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2015 (5) TMI 733 - CALCUTTA HIGH COURT

2015 (5) TMI 733 - CALCUTTA HIGH COURT - 2015 (322) E.L.T. 337 (Cal.) - Validity of order of confiscation - procedure to be followed - seizure was initially made by Railway Protection Force and subsequently handed over to the Customs - Whether the order under challenge is bad because the order of confiscation was passed without considering the provisions of Section 125 of the Customs Act - Held that:- The object of the legislature appears to be that option shall be given under Section 125 in all .....

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Md. Ismail, reported in [1991 (4) TMI 437 - SUPREME COURT] relied upon - Decided in favour of assessee. - GA 2685 of 2009, CUSTA 11 of 2009 - Dated:- 4-5-2015 - GIRISH CHANDRA GUPTA AND ARINDAM SINHA, JJ. For the Appellant : Mr. Arijit Chakrabarti with Mr. N. K. Chowdhury, Advocates For the Respondent: Mr. S. B. Saraf with Mr. K. K. Maiti, Advocates The Court : The subject matter of challenge in the appeal is a judgment and order dated 13th April, 2009 passed by the Customs, Excise and Services .....

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d in 1993(13) E.L.T. 1365. On an earlier occasion when the appeal was taken up for hearing, Mr. Chakrabarti, learned advocate appearing for the appellant, submitted that an additional question of law should be formulated for ends of justice, which is as follows: Whether the order under challenge is bad because the order of confiscation was passed without considering the provisions of Section 125 of the Customs Act. Considering that the additional question was raised by the learned advocate for t .....

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ouse within the last words of the second paragraph of Section 180 are goods which have been seized under the Act within the opening words to Section 178A. In the first place, it would be seen that these three sections which have to be read together, draw a distinction between seizure under the Act and a seizure under provisions of their laws. A seizure under the Act is one for which the authority to seize is conferred by the Act and in the context it could be referred to as a seizure under Secti .....

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er the Act and for this purpose relied on the meaning of the word seize given in Ballantyne s Law Dictionary where it is equated to taking a thing into possession . This, however, might be the meaning in particular contexts when used in the sense of the cognate Latin expression seized while in the context in which it is used in the Act in Section 178A it means take possession of contrary to the wishes of the owner of property . No doubt, in cases where a delivery is effected by an owner of the g .....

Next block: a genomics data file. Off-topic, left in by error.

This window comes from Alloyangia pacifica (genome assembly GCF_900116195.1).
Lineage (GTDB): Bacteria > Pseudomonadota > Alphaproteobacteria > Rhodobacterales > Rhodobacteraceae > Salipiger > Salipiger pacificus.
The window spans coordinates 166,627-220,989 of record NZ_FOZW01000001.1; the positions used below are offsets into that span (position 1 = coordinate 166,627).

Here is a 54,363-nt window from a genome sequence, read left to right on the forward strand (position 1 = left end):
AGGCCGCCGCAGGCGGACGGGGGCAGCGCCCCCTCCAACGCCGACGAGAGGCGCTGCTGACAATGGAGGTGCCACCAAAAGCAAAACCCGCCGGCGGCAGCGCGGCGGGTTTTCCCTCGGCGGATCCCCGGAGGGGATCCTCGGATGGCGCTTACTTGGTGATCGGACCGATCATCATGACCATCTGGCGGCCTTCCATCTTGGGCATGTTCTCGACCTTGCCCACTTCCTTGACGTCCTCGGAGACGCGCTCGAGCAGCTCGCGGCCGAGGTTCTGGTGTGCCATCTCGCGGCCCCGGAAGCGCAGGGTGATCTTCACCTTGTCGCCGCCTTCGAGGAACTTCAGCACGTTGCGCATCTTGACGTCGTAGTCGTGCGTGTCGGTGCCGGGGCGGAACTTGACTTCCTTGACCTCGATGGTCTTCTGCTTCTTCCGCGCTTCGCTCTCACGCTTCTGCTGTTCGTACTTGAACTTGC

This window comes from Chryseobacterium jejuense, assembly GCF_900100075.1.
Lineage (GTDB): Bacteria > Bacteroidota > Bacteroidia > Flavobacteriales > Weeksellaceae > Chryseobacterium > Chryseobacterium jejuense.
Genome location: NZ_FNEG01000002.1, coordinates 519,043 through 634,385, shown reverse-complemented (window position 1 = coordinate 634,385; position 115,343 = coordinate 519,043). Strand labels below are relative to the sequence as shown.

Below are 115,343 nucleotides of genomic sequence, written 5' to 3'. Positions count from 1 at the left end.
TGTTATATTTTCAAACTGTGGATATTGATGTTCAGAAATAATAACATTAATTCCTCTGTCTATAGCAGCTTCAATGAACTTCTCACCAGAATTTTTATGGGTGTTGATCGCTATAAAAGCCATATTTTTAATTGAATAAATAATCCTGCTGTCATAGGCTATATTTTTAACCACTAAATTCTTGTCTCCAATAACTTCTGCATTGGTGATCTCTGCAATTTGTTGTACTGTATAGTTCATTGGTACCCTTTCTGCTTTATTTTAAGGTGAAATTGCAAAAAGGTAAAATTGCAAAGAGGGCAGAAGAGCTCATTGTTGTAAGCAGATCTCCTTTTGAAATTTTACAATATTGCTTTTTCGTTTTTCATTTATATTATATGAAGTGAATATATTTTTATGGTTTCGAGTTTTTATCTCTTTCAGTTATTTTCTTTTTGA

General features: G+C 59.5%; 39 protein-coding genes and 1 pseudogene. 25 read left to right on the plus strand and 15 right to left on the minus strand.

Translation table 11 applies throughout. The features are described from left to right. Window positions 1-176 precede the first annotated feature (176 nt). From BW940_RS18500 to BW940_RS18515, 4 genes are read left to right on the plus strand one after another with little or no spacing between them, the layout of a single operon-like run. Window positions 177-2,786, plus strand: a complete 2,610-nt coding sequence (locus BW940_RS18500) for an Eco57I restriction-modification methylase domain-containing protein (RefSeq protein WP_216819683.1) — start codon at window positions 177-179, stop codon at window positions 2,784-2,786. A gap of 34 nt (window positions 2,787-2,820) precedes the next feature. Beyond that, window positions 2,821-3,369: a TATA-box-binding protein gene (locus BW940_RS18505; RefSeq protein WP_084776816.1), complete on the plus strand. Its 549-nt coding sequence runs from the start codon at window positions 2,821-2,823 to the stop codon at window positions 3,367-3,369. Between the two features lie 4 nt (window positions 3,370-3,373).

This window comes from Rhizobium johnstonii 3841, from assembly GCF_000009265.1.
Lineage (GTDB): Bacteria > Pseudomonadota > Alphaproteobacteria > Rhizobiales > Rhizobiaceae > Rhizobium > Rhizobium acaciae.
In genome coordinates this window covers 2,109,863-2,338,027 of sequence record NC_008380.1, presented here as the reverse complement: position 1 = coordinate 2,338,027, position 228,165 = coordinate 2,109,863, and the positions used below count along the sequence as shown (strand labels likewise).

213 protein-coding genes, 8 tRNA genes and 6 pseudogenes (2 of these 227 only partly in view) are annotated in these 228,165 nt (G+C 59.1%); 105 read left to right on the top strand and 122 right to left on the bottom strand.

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part of sub-section (1) of Section 178A, lays the burden of proving that the goods are not smuggled on the person from whose possession the goods are taken. Assuredly when the goods are delivered to the Customs authorities by the Magistrate they are not taken from the possession of the persons accused in criminal case so as to throw the burden of proof on them and it would lead to an absurdity to hold that the section contemplated proof to the contrary by the Magistrate under whose orders the d .....

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ds continued to be, at that stage, in the possession of the accused does not embody a correct appreciation of the law as regards possession. A seizure under the authority of law does involve a deprivation of possession and not merely of custody and so when the police officer seized the goods, the accused lost possession which vested in the police. When that possession is transferred, by virtue of the provisions contained in Section 180 to the Customs authorities, there is no fresh seizure under .....

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as not on the appellant. He submitted that Section 178A of the Sea Customs Act, 1878 corresponds to Section 123 of the Customs Act, 1962 as has been indicated in the aforesaid judgment itself. Section 123 of the Customs Act provides as follows: 123. Burden of proof in certain cases.- [(1) Where any goods to which this section applies are seized under this Act in the reasonable belief that they are smuggled goods, the burden of proving that they are not smuggled goods shall be - (a) in a case whe .....